specify the subset of iSNS services that will be actively used by
   the iSNS client.

   The DHCP option number for iSNS is used by iSCSI and iFCP devices to
   discover the location and role of the iSNS server.  The DHCP option
   number assigned for iSNS by IANA is <<TBD>>.

2.       iSNS Option for DHCP

   This option specifies the location of the primary and backup iSNS
   servers and the subset of iSNS services that will be used by the
   iSNS client.

    0                   1                   2                   3
    0 1 2 3 4 5 6 7 8 9 0 1 2 3 4 5 6 7 8 9 0 1 2 3 4 5 6 7 8 9 0 1
   +-+-+-+-+-+-+-+-+-+-+-+-+-+-+-+-+-+-+-+-+-+-+-+-+-+-+-+-+-+-+-+-+
   |   Code = TBD  |    Length     |          iSNS Function        |
   +-+-+-+-+-+-+-+-+-+-+-+-+-+-+-+-+-+-+-+-+-+-+-+-+-+-+-+-+-+-+-+-+
   |   DD Access   |             Administrative FLAGS              |
   +-+-+-+-+-+-+-+-+-+-+-+-+-+-+-+-+-+-+-+-+-+-+-+-+-+-+-+-+-+-+-+-+
   |      a1       |       a2      |       a3      |       a4      |
   +-+-+-+-+-+-+-+-+-+-+-+-+-+-+-+-+-+-+-+-+-+-+-+-+-+-+-+-+-+-+-+-+
   |      b1       |       b2      |       b3      |       b4      |
   +-+-+-+-+-+-+-+-+-+-+-+-+-+-+-+-+-+-+-+-+-+-+-+-+-+-+-+-+-+-+-+-+
   |                            . . . .                            |
   +-+-+-+-+-+-+-+-+-+-+-+-+-+-+-+-+-+-+-+-+-+-+-+-+-+-+-+-+-+-+-+-+

   The iSNS Option specifies a list of IP addresses used by iSNS
   servers.

   Length indicates the number of bytes that follow the Length field.
   The minimum value for the Length field is 6 in order to account for
   the iSNS Function, Discovery Domain Access, and Administrative Flags
   field.

   iSNS Function is a bitmap field defining the iSNS server's
   operational role (i.e., how the iSNS server is to be used).  The
   iSNS server's role can be as basic as to provide simple discovery
   information, or as significant as to provide IKE/IPSec security

Tseng                                                         [Page 3]

                     DHCP Option Number for iSNS        February 2002

   policies and certificates for the use of iSCSI and iFCP devices. The
   format of the iSNS Role bit field is shown below:

    1         2                   3
    6 7 8 9 0 1 2 3 4 5 6 7 8 9 0 1
   +-+-+-+-+-+-+-+-+-+-+-+-+-+-+-+-+
   | Site-Specific |RESERVED |S|A|E|
   +-+-+-+-+-+-+-+-+-+-+-+-+-+-+-+-+

   Bit field         Significance
   ---------         ------------
       31            Enabled/Disabled
       30            Authorization/Discovery Domains
       29            Security
     28-24           RESERVED
     23-16           Site-specific or Vendor-specific use only

   Enabled/Disabled:  This bit determines the validity of the iSNS Role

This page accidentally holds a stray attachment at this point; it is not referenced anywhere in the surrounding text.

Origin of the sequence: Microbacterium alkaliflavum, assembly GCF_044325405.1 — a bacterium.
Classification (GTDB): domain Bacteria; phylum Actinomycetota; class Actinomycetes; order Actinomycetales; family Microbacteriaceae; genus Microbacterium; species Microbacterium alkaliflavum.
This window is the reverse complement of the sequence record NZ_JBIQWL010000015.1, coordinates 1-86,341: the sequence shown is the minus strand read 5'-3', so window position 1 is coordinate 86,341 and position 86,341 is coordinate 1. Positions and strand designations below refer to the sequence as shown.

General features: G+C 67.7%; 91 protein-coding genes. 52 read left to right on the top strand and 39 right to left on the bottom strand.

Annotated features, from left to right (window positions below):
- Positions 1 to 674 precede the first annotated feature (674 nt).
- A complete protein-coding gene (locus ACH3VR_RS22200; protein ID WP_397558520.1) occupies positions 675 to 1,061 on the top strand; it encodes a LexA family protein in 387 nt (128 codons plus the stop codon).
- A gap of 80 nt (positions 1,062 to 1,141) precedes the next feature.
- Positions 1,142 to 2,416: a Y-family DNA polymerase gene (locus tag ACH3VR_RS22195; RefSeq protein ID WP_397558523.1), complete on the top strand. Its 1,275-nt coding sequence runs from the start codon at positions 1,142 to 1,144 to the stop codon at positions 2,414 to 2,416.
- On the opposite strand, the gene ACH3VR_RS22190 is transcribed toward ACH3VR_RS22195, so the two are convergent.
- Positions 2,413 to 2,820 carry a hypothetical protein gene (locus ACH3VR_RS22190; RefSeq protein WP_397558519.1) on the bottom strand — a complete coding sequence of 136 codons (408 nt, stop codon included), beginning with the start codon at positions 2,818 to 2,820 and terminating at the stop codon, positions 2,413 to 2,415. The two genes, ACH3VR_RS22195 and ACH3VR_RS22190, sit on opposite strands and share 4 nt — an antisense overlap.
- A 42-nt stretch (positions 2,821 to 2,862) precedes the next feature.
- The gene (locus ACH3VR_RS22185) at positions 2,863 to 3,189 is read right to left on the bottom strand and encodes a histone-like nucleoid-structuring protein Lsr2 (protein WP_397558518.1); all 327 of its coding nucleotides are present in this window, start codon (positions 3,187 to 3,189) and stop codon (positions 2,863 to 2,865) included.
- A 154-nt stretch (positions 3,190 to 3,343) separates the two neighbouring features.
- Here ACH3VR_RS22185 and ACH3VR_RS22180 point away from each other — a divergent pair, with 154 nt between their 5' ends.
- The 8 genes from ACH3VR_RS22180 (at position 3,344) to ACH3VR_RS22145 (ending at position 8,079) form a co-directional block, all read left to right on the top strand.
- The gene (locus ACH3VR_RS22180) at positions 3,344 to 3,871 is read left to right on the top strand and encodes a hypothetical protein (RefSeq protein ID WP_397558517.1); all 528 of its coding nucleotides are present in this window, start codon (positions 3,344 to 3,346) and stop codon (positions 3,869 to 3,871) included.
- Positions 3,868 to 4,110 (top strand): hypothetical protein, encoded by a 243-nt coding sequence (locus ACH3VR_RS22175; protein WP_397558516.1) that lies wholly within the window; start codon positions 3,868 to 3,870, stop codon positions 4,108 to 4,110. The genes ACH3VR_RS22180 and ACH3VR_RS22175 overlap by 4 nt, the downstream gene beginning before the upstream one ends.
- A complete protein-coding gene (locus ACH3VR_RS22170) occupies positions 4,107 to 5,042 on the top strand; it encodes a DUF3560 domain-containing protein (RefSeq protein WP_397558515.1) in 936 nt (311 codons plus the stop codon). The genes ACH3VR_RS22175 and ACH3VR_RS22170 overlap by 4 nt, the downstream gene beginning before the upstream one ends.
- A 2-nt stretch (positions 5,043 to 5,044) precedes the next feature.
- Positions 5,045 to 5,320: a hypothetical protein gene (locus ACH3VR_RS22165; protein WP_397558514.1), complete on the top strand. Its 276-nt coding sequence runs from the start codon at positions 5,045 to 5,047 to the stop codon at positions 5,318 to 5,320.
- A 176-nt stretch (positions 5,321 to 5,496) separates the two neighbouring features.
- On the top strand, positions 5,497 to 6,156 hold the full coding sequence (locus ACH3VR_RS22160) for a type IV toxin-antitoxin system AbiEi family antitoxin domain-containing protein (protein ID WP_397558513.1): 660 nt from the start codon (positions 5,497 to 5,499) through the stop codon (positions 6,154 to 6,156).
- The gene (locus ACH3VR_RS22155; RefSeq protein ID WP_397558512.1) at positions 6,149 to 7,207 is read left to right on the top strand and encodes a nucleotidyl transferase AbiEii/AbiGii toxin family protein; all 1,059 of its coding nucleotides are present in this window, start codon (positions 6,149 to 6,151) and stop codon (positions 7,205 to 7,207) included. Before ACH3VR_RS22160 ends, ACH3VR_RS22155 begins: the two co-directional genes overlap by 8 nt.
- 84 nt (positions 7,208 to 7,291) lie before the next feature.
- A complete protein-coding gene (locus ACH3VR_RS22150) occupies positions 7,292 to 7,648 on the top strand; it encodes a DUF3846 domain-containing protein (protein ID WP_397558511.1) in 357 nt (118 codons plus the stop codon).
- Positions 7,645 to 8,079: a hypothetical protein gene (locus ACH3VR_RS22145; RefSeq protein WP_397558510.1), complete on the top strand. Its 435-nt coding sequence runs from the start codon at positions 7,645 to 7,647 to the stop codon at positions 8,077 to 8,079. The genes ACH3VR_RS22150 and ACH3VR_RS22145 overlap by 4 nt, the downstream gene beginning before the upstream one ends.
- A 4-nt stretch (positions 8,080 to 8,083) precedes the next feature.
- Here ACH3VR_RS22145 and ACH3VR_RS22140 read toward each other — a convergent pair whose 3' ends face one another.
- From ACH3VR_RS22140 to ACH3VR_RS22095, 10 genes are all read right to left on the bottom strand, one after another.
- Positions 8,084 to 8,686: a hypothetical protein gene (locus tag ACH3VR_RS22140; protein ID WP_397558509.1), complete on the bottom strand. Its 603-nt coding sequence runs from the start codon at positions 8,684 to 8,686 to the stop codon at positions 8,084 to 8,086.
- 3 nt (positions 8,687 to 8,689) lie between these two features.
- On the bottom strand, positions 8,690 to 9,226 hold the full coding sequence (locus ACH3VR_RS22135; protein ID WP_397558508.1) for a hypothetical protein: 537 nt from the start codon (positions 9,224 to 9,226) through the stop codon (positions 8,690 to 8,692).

field.  If this bit is enabled, then the contents of the remainder
   of the iSNS Role field are valid.  If this bit is disabled, then the
   contents of the iSNS Role field are invalid.

   Authorization:  Indicates the role of the iSNS server in determining
   device access authorizations.  If disabled, then the function of the
   iSNS server is for target discovery purposes only.  Discovery
   Domains MAY be used to manage the discovery process, but they do not
   necessarily indicate authorization to access discovered devices.  If
   enabled, then Discovery Domain/Zoning features of the iSNS indicate
   device access authorizations.  Devices in a common DD SHALL be
   allowed access to each other if they are successfully authenticated.
   Devices not in a common DD shall not be allowed to access each
   other.

   Security:  Indicates whether the iSNS client is to download and use
   the security policy configuration stored in the iSNS server.  If
   enabled, then the AuthMethod and IKE/IPSec policy stored in the iSNS
   server SHALL be used by the iSNS client for its own security policy.
   If disabled, then the iSNS client SHALL NOT query for its own
   security policy attributes in the iSNS server.

   Site-Specific:  These bits are used to indicate site-specific or
   vendor-specific capabilities in the indicated iSNS server.

   Discovery Domain Access is a bit field that indicates the types of
   iSNS clients that are allowed to modify Discovery Domains.  The
   format of the DD Access bit field is shown below:









Tseng                                                         [Page 4]

                     DHCP Option Number for iSNS        February 2002

     0   1   2   3   4   5   6   7
   +---+---+---+---+---+---+---+---+
   | R | R | if| tf| is| ts| C | E |
   +---+---+---+---+---+---+---+---+

   Bit field         Significance
   ---------         ------------
       7             Enabled/Disabled
       6             Control Node
       5             iSCSI Target
       4             iSCSI Initiator
       3             iFCP Target Port
       2             iFCP Initiator Port
       1             RESERVED
       0             RESERVED

   Enabled/Disabled:  This bit determines the validity of the DD Access
   bit field.  If this bit is enabled, then the contents of the
   remainder of the DD Access field are valid.  If this bit is
   disabled, then the contents of this field are invalid.

   Control Node:  Determines whether Control Nodes are allowed to add,
   delete, or modify Discovery Domains.  If enabled, then Control Nodes
   are allowed.  If disabled, then Control Nodes are not allowed to
   modify Discovery Domains.

   iSCSI Target, iSCSI Initiator, iFCP Target Port, and iFCP Initiator